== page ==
Home Posts After 13 Fatalities, Claudette Regains Tropical Storm Status.
After 13 Fatalities, Claudette Regains Tropical Storm Status.

After 13 Fatalities, Claudette Regains Tropical Storm Status.

ATLANTA (AP) — Tropical Storm Claudette regained tropical storm status Monday morning as it approached the Carolina coast, less than two days after the storm killed 13 people in Alabama, including eight children in a multi-vehicle crash.

The children were in a van for a youth home for abused or neglected children when it exploded in flames on a wet Interstate 65 about 35 miles (55 kilometers) south of Montgomery, according to Butler County Coroner Wayne Garlock.

Garlock identified the victims as 29-year-old Cody Fox and his 9-month-old daughter, Ariana, both of Marion County, Tennessee.

Several other people were also hurt.

A 24-year-old man and a 3-year-old boy were also killed Saturday when a tree fell on their house just outside Tuscaloosa city limits, according to Capt. Jack Kennedy of the Tuscaloosa Violent Crimes Unit. Makayla Ross, a 23-year-old Fort Payne woman, died Saturday after her car ran off the road into a swollen creek, according to DeKalb County Deputy Coroner Chris Thacker.

WBRC-TV reported that crews were using boats to search Pebble Creek for a man who was believed to have fallen into the water during flash flooding in Birmingham.

The National Hurricane Center said in an advisory that Claudette had maximum sustained winds of 40 mph (65 kph) and was located 65 miles (100 kilometers) east-southeast of Raleigh, North Carolina, and was moving east-northeast at 25 mph (41 kph).

The storm was expected to enter the Atlantic Ocean later in the morning and pass near or south of Nova Scotia on Tuesday.

From Cape Fear, North Carolina, to Duck on the Outer Banks, a tropical storm warning was in effect.

“An isolated tornado is possible early this morning over parts of the Outer Banks,” said Brad Reinhart, a National Hurricane Center specialist, “but we expect the system to be well offshore by the afternoon.”

Before Claudette moved out to sea, the Carolinas could see 1 to 2 inches (3 to 5 centimeters) of rain.

The Tallapoosa County Girls Ranch, a youth home run by the Alabama Sheriffs Association, was carrying children ages 4 to 17 in the van that crashed on Saturday.

The van was returning to the ranch near Camp Hill, northeast of Montgomery, after a week at the beach in Gulf Shores, according to Michael Smith, the CEO of the youth ranch. Candice Gulley, the ranch director, was the only survivor, pulled from the flames by a bystander.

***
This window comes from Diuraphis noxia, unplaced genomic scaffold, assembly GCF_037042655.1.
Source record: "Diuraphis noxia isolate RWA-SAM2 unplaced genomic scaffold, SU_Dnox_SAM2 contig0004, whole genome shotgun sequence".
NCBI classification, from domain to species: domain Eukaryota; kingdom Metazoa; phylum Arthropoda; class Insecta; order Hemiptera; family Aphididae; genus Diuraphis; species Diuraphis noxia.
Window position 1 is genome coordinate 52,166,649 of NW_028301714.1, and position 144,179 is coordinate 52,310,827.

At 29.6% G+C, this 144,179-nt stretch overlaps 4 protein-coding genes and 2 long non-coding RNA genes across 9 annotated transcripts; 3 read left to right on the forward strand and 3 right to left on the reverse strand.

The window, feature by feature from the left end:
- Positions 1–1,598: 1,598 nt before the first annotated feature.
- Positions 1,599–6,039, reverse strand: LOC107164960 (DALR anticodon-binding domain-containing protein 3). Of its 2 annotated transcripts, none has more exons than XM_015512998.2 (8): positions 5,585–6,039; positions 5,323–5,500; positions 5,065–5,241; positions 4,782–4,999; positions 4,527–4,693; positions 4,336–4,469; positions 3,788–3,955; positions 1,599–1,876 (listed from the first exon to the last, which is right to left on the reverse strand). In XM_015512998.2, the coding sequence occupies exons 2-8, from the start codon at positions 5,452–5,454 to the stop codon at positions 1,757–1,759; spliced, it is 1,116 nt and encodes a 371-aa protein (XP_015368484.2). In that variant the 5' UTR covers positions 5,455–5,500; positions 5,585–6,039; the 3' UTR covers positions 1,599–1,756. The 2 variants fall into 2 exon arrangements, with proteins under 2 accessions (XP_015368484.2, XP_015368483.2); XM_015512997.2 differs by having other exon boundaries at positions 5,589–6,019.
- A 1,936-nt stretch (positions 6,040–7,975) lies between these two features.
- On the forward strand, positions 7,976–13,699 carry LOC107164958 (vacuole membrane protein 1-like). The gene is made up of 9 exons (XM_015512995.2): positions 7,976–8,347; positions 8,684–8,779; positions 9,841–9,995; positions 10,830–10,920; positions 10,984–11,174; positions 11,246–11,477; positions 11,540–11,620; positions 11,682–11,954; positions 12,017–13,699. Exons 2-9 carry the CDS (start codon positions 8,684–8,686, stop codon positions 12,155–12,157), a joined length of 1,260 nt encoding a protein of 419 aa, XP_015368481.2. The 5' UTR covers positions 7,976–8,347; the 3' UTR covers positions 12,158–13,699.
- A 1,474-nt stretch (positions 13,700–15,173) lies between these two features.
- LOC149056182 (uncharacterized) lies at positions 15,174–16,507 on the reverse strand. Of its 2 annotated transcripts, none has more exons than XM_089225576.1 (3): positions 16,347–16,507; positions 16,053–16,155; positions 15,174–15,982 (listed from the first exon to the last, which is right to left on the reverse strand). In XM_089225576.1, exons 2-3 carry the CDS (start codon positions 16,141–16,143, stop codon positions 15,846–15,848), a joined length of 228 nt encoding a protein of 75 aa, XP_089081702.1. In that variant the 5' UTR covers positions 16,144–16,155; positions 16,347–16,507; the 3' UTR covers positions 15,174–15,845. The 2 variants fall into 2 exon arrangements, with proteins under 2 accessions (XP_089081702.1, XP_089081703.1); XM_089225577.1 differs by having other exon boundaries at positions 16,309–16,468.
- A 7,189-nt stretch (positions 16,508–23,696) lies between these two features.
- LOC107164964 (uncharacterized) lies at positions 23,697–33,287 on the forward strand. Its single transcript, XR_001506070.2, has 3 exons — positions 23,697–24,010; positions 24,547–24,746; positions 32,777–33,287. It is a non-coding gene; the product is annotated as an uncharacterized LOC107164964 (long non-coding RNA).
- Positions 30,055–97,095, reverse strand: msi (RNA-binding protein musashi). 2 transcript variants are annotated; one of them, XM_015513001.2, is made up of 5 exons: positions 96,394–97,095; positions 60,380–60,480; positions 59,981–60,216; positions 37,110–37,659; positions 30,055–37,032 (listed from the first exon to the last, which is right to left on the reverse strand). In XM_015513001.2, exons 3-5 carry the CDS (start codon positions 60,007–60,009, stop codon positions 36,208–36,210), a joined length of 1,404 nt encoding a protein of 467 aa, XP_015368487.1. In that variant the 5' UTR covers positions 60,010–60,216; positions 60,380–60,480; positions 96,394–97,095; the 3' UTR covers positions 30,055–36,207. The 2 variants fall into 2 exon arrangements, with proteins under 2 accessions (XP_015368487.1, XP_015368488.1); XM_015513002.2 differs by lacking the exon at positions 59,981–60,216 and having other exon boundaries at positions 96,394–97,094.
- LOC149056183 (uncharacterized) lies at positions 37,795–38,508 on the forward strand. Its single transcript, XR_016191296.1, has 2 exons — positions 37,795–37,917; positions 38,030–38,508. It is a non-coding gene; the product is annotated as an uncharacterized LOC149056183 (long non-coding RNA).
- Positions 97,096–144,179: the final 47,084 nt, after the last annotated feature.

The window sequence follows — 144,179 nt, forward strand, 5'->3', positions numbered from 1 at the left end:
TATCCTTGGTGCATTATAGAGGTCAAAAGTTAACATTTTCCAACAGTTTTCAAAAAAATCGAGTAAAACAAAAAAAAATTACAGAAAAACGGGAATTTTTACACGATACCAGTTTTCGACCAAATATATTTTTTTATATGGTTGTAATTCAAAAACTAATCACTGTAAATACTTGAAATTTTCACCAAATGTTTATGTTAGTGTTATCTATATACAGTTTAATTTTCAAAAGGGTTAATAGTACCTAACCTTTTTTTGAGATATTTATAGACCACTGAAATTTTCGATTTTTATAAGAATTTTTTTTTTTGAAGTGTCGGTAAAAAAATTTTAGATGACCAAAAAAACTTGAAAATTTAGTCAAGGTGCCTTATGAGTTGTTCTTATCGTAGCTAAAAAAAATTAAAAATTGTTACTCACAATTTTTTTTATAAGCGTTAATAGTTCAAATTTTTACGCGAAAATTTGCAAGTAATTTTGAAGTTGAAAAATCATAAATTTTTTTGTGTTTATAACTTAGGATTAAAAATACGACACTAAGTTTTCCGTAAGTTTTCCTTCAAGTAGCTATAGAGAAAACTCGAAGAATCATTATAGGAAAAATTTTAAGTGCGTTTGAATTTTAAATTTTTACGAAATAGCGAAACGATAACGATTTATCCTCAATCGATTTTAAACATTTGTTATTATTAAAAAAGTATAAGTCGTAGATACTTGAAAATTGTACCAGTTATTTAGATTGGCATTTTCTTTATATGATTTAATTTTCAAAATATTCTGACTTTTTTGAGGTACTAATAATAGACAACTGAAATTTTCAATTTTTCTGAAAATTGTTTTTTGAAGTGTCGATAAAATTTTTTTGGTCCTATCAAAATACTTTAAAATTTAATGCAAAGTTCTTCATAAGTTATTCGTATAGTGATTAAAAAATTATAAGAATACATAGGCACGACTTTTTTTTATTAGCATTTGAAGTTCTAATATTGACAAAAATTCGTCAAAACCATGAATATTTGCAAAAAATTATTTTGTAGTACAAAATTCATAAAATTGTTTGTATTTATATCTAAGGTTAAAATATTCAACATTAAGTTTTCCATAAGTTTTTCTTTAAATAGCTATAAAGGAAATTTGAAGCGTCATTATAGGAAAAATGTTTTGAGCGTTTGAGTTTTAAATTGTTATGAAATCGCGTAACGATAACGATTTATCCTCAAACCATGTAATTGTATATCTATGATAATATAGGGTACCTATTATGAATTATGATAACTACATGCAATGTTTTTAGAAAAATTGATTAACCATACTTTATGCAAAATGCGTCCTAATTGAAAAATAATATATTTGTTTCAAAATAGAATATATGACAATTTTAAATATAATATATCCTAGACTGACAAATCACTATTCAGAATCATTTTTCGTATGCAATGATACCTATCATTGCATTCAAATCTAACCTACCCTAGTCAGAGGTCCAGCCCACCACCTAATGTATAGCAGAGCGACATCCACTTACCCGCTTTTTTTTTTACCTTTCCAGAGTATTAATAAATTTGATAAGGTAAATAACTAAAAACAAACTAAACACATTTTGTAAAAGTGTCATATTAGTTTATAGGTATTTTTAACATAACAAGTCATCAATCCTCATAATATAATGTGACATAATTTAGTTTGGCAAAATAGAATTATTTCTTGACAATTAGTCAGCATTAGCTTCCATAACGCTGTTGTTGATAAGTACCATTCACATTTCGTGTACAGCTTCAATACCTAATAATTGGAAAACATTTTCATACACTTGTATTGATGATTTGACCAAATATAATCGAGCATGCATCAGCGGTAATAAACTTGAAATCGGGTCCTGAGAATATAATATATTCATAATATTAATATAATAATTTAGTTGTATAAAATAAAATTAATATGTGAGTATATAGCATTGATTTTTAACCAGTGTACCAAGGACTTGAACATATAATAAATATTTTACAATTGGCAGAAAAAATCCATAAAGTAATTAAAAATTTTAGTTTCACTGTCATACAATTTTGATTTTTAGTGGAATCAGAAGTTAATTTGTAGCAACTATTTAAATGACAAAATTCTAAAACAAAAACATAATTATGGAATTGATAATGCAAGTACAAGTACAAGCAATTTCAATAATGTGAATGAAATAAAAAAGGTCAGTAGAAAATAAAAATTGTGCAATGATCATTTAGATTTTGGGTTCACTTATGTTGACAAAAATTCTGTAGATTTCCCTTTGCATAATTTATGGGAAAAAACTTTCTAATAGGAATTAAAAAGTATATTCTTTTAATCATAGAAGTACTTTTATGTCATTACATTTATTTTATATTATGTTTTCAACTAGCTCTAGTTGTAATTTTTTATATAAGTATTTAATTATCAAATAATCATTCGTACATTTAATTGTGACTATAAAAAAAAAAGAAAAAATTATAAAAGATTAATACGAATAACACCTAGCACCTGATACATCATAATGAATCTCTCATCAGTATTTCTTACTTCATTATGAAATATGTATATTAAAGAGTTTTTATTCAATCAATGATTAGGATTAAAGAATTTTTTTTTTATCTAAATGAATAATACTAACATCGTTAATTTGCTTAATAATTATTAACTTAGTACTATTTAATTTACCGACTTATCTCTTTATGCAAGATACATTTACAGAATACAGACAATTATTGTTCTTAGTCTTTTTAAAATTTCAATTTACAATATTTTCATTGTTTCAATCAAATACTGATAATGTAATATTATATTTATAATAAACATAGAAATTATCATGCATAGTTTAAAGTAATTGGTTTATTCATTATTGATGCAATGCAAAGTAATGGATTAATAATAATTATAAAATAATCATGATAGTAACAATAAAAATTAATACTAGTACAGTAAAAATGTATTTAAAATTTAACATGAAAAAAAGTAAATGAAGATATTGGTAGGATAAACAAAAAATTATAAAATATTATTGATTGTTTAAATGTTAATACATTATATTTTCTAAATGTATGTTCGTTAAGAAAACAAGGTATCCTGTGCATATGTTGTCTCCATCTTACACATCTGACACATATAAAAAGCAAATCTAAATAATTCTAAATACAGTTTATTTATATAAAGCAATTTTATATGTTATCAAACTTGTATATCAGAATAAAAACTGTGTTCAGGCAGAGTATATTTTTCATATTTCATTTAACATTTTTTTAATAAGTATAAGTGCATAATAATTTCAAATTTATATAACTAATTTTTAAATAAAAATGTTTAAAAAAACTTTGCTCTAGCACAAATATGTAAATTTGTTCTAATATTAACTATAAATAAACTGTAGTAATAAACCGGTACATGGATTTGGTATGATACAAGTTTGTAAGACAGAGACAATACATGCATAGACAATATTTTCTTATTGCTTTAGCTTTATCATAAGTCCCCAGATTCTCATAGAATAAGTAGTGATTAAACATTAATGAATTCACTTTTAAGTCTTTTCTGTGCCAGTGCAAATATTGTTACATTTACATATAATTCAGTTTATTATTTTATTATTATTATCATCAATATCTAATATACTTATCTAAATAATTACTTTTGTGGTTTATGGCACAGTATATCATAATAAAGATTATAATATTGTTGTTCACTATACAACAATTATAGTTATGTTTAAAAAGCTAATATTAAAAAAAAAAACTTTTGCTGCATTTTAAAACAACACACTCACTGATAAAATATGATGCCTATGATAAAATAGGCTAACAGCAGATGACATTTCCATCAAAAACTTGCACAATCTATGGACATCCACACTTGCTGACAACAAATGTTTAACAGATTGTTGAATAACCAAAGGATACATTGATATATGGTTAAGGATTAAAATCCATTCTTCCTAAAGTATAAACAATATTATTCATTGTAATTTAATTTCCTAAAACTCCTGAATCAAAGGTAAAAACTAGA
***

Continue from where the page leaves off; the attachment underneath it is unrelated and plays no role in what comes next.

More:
“Words cannot explain what I saw,” Smith said of the accident site, which he visited on Saturday after returning from Gulf Shores in a separate van and missing the crash.

Gulley was in serious but stable condition at a hospital in Montgomery on Sunday. Two of the dead in the van were Gulley's children, ages 4 and 16, Smith said.

The location of the wreck is “notorious” for hydroplaning, according to Garlock, because the northbound highway curves down a hill to a small creek, and traffic on that stretch of I-65 is usually clogged with vacationers driving to and from Gulf of Mexico beaches on summer weekends.

The National Transportation Safety Board announced on Twitter that ten investigators would be dispatched to the scene on Sunday to look into the crash.


Meanwhile, along North Carolina's Outer Banks on Sunday, it appeared to be business as usual in advance of Claudette's arrival.

Dawn Kiousis, co-owner of Stack 'em High in Kill Devil Hills, a pancake restaurant, said service was busy on Sunday morning.

“You keep an eye on the weather and prepare as much as you can ahead of time,” she said, “and just know she's going to win. Mother Nature is going to do what she's going to do, so you just prepare.”

Julie Walker of the Associated Press in New York contributed to this report, which was written by Forliti in Minneapolis.

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